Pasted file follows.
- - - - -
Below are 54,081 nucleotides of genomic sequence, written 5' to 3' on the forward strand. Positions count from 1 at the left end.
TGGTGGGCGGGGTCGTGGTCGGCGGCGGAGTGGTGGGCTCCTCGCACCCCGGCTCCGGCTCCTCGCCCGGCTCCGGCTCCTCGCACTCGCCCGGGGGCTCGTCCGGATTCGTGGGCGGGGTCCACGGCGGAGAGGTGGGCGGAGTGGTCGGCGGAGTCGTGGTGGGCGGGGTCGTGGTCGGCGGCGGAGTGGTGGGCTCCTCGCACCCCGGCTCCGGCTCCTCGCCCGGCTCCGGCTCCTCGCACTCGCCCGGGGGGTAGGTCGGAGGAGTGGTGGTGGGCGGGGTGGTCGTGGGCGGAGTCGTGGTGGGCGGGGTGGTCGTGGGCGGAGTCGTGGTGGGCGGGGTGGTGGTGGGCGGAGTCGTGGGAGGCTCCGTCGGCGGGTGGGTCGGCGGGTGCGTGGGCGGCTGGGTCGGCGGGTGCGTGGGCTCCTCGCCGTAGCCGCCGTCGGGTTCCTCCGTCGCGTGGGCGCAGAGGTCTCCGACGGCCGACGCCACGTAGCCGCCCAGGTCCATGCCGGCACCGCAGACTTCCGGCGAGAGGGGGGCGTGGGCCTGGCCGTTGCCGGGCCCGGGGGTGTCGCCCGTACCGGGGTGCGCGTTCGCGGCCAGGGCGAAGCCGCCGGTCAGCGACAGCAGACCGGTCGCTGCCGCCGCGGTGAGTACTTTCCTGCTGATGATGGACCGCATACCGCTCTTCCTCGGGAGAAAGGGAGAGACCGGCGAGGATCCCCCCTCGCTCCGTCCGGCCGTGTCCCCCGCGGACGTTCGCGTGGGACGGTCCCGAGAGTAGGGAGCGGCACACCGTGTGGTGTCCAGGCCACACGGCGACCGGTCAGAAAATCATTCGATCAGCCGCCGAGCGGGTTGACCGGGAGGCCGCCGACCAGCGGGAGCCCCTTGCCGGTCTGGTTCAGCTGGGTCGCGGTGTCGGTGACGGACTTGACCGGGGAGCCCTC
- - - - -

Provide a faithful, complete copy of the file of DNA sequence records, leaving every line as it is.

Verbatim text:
Below are 54,081 nucleotides of genomic sequence, written 5' to 3' on the forward strand. Positions count from 1 at the left end.
TGGTGGGCGGGGTCGTGGTCGGCGGCGGAGTGGTGGGCTCCTCGCACCCCGGCTCCGGCTCCTCGCCCGGCTCCGGCTCCTCGCACTCGCCCGGGGGCTCGTCCGGATTCGTGGGCGGGGTCCACGGCGGAGAGGTGGGCGGAGTGGTCGGCGGAGTCGTGGTGGGCGGGGTCGTGGTCGGCGGCGGAGTGGTGGGCTCCTCGCACCCCGGCTCCGGCTCCTCGCCCGGCTCCGGCTCCTCGCACTCGCCCGGGGGGTAGGTCGGAGGAGTGGTGGTGGGCGGGGTGGTCGTGGGCGGAGTCGTGGTGGGCGGGGTGGTCGTGGGCGGAGTCGTGGTGGGCGGGGTGGTGGTGGGCGGAGTCGTGGGAGGCTCCGTCGGCGGGTGGGTCGGCGGGTGCGTGGGCGGCTGGGTCGGCGGGTGCGTGGGCTCCTCGCCGTAGCCGCCGTCGGGTTCCTCCGTCGCGTGGGCGCAGAGGTCTCCGACGGCCGACGCCACGTAGCCGCCCAGGTCCATGCCGGCACCGCAGACTTCCGGCGAGAGGGGGGCGTGGGCCTGGCCGTTGCCGGGCCCGGGGGTGTCGCCCGTACCGGGGTGCGCGTTCGCGGCCAGGGCGAAGCCGCCGGTCAGCGACAGCAGACCGGTCGCTGCCGCCGCGGTGAGTACTTTCCTGCTGATGATGGACCGCATACCGCTCTTCCTCGGGAGAAAGGGAGAGACCGGCGAGGATCCCCCCTCGCTCCGTCCGGCCGTGTCCCCCGCGGACGTTCGCGTGGGACGGTCCCGAGAGTAGGGAGCGGCACACCGTGTGGTGTCCAGGCCACACGGCGACCGGTCAGAAAATCATTCGATCAGCCGCCGAGCGGGTTGACCGGGAGGCCGCCGACCAGCGGGAGCCCCTTGCCGGTCTGGTTCAGCTGGGTCGCGGTGTCGGTGACGGACTTGACCGGGGAGCCCTC